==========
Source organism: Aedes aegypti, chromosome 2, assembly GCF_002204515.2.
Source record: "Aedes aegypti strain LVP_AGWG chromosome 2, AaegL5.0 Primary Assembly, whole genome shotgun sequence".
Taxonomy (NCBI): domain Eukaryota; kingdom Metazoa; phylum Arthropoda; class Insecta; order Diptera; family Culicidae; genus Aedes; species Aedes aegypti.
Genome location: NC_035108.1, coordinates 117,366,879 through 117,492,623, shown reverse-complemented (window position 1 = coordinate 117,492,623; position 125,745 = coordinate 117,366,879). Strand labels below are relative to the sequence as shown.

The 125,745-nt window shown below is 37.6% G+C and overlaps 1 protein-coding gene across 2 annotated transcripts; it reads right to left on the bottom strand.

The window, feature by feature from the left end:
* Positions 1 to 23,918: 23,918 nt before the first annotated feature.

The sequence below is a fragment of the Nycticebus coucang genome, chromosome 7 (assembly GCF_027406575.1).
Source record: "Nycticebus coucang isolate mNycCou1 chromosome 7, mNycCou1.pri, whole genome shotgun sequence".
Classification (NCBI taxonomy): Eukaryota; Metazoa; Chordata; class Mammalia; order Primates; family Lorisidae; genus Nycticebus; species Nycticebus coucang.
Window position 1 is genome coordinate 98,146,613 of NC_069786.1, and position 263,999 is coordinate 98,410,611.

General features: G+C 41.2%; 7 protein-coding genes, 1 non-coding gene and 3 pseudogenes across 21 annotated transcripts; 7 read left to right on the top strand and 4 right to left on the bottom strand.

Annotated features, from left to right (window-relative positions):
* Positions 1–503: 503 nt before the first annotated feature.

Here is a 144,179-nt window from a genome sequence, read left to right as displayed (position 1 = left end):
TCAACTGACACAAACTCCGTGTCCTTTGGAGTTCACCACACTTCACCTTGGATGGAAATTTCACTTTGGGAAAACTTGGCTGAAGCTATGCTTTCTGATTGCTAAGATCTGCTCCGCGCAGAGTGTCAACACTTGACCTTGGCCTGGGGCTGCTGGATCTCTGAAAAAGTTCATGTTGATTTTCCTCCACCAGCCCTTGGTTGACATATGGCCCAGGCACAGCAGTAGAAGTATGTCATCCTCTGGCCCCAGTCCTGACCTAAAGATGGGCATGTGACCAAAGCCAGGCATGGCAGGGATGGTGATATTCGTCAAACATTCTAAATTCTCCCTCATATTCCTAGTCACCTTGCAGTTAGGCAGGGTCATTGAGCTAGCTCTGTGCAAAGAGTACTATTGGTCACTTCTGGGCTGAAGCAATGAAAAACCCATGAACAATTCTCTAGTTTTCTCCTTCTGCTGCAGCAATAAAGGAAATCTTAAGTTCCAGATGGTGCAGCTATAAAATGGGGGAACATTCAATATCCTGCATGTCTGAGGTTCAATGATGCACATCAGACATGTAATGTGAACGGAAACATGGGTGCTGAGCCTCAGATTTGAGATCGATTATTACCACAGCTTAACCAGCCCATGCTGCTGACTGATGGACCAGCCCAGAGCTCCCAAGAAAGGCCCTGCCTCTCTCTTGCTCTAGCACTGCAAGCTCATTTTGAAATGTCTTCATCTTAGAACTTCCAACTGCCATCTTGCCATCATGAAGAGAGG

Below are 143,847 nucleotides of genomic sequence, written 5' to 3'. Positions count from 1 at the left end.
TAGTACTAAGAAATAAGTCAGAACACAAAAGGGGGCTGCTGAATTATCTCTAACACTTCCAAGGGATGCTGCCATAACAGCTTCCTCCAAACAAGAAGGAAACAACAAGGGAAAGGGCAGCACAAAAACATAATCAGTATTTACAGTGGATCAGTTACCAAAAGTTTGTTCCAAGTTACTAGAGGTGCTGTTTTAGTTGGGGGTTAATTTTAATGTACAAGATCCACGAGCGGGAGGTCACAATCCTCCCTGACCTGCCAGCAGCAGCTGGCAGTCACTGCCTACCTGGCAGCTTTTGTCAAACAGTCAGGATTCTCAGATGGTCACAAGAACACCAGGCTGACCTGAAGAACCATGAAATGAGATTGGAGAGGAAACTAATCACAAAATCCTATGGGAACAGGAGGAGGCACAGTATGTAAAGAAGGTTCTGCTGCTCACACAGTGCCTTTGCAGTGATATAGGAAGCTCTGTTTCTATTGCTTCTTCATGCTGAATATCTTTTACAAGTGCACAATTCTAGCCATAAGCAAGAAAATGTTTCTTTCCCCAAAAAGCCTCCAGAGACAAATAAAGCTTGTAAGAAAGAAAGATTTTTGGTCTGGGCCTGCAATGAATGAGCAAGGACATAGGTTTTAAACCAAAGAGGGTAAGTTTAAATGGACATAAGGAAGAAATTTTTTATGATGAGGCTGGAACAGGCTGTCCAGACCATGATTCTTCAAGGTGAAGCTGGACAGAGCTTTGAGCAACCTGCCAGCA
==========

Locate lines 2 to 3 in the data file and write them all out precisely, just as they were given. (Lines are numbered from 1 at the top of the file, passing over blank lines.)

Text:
Source record: "Aedes aegypti strain LVP_AGWG chromosome 2, AaegL5.0 Primary Assembly, whole genome shotgun sequence".
Taxonomy (NCBI): domain Eukaryota; kingdom Metazoa; phylum Arthropoda; class Insecta; order Diptera; family Culicidae; genus Aedes; species Aedes aegypti.